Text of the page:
Donald Trump wants to be reelected. Even now as sitting president, he has thus decided to position himself against the “corrupt establishment.” As in 2016, his campaign consists of uncertainty and polarization.
What does an anti-establishment candidate do when he becomes president and wants to get reelected? Donald Trump has found an answer. While he was in Mar-a-Lago waiting for the findings from the final report by Special Counsel Robert Mueller, he convened a large contingent of Republicans in Palm Beach for dinner, including Sen. Lindsay Graham, who by now has become his most important ally in Congress.
The senator gave a speech in which he spurred on the followers. When he demanded an investigation into the connections between Hillary Clinton and the so-called Steele Dossier — a file from a former British intelligence agent with unproven information that Moscow is in possession of compromising material about Trump — the chant “lock her up” resounded in the room, a motto from the 2016 campaign.
After Mueller concluded that there was no collusion with Russia and Attorney General William Barr also determined that there was no obstruction of justice, Trump didn’t think about it for long. He now had the option of starting his presidency anew. He could have pointed to the still very good state of the economy, to his tax reform, or even to the revision of the NAFTA agreement with Mexico and Canada. In other words, Trump could have tried to be a somewhat normal president who relies on voters having the impression that they’re doing better now than they were before. But he couldn’t. To really arrive in office would mean to become part of the establishment.
The president, then, will only get a second term if he again succeeds: He has to mobilize the protest voters again. And he has to demobilize parts of the political moderate sector. That was clear from the last congressional election. Trump anchored himself to the topic of immigration. With a campaign of fear in which he warned of caravans of criminals and drug smugglers, he rallied his base, but he also drove independents into the other camp. The result: He became stronger where he was already strong, but he lost in the contested swing states.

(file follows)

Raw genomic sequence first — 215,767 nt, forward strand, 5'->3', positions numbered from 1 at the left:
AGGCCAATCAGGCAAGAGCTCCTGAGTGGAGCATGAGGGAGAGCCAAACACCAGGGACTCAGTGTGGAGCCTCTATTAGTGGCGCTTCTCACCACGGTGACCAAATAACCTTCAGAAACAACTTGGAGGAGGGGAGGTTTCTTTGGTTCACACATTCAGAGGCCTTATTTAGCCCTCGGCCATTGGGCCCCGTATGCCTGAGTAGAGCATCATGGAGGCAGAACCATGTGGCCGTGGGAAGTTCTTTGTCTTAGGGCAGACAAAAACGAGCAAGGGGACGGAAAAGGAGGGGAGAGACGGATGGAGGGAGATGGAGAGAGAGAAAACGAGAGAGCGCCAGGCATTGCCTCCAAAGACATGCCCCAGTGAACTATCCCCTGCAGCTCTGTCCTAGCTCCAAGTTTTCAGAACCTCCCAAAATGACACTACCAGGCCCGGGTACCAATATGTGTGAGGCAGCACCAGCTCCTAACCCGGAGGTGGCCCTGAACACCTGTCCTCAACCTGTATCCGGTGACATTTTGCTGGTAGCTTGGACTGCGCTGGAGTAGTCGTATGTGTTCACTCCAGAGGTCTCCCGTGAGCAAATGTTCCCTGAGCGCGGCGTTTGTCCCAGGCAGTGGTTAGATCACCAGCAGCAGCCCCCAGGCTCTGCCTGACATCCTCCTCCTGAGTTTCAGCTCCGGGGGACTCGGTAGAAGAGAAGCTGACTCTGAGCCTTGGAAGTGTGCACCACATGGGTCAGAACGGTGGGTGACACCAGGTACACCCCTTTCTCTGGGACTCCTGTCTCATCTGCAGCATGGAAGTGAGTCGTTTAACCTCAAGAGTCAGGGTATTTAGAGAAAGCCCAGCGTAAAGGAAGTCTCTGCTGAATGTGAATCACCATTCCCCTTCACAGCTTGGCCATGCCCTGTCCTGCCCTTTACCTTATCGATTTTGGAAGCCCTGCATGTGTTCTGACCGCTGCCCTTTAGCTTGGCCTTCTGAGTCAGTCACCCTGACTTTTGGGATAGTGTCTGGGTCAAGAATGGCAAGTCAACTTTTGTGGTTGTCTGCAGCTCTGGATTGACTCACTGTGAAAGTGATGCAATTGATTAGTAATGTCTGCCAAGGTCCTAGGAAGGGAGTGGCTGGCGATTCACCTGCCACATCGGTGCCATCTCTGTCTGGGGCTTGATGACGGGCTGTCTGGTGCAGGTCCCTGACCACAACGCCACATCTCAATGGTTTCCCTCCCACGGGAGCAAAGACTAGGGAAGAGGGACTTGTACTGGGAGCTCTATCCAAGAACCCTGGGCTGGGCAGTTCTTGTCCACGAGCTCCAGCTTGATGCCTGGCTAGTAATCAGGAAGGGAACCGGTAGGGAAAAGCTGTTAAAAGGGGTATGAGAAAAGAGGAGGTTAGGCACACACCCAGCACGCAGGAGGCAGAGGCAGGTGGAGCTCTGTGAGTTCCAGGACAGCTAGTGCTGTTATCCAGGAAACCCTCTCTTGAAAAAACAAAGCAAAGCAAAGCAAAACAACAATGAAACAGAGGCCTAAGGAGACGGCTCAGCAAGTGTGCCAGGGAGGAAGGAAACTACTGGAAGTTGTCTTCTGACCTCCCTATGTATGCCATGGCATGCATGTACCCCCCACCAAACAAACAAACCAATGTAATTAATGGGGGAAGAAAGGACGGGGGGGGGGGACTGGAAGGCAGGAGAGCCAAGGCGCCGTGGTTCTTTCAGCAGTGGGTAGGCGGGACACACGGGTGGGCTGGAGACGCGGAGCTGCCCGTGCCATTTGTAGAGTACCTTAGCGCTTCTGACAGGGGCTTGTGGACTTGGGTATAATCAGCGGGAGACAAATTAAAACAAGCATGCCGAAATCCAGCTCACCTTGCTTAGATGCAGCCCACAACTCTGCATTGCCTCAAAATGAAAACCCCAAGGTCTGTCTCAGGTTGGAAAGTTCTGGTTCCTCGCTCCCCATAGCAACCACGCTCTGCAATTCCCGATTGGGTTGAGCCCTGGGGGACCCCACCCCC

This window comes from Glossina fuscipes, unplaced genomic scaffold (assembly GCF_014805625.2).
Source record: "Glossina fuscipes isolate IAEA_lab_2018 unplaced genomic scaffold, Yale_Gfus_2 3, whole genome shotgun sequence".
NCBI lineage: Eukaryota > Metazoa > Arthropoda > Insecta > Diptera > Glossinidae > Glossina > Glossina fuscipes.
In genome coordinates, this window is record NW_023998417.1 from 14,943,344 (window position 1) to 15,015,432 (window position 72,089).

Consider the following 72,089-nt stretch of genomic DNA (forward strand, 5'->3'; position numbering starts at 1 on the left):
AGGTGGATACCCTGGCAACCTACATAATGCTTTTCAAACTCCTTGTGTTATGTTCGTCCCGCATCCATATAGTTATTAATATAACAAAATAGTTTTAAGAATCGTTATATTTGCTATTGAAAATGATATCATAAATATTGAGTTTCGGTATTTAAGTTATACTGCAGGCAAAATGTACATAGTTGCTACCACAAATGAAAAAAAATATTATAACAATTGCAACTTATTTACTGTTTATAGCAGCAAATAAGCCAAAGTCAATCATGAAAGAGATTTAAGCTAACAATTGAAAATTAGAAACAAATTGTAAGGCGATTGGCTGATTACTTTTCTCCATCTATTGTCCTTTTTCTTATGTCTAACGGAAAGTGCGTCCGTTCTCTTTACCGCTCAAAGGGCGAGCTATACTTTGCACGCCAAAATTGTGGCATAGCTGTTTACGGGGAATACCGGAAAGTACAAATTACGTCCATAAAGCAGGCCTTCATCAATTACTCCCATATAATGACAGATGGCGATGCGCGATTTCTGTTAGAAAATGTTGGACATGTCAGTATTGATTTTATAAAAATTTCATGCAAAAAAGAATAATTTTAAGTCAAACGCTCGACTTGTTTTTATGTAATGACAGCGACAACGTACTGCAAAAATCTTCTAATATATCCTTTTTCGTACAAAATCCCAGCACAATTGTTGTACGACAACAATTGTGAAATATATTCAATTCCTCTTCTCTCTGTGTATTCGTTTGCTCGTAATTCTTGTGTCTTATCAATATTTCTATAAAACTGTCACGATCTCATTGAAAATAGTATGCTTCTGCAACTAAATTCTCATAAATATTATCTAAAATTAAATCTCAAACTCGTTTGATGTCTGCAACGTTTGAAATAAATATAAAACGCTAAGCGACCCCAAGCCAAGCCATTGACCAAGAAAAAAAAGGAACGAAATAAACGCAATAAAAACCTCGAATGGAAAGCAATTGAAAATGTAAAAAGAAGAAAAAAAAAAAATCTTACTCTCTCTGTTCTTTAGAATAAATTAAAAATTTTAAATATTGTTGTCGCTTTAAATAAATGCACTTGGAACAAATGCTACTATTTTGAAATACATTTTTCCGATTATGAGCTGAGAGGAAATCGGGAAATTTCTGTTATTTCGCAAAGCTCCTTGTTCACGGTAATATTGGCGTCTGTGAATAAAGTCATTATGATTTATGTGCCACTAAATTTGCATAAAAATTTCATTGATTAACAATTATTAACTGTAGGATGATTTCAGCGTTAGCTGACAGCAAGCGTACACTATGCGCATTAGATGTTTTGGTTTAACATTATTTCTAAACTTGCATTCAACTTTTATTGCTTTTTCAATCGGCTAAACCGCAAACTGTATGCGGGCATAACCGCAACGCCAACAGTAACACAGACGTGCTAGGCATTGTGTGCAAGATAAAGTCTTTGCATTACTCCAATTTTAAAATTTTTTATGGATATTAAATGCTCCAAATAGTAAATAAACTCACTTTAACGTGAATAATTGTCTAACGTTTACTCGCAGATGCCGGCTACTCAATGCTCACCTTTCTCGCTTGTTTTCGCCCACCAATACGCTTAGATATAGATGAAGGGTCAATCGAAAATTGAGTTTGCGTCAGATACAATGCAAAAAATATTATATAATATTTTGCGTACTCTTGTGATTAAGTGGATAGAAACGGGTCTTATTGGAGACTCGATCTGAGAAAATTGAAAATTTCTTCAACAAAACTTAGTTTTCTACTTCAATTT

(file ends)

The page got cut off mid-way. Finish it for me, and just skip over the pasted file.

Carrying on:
Trump has decided to position himself against the “corrupt establishment,” even as the sitting president. His opponents are supposed to be those people in politics and intelligence agencies who, according to Trump, are not only all in cahoots with each other, but are also capable of “treason”: They financed the denouncers, disseminated counterfeit dossiers, conducted witch hunts and would not shrink from toppling a democratically elected president.
As in 2016, Trump is again shooting blindly — against the FBI, against Barack Obama’s White House and against Hillary Clinton. Trump releases his conspiracy theories into the world and undermines trust in institutions. Uncertainty and polarization are his campaign. It makes no difference to him that it wasn’t a potentially fake dossier, but rather his own attempts to prevent an investigation of his people’s connections with Russia, that initiated the intervention of the special counsel.
It was no coincidence that Graham also repeated the “lock her up” chant at the dinner in Florida: “Don’t lock her up! We want her to run again.” She won’t do that, of course. This time, Trump is running against the “deep state,” as in whomever the Democrats nominate to run.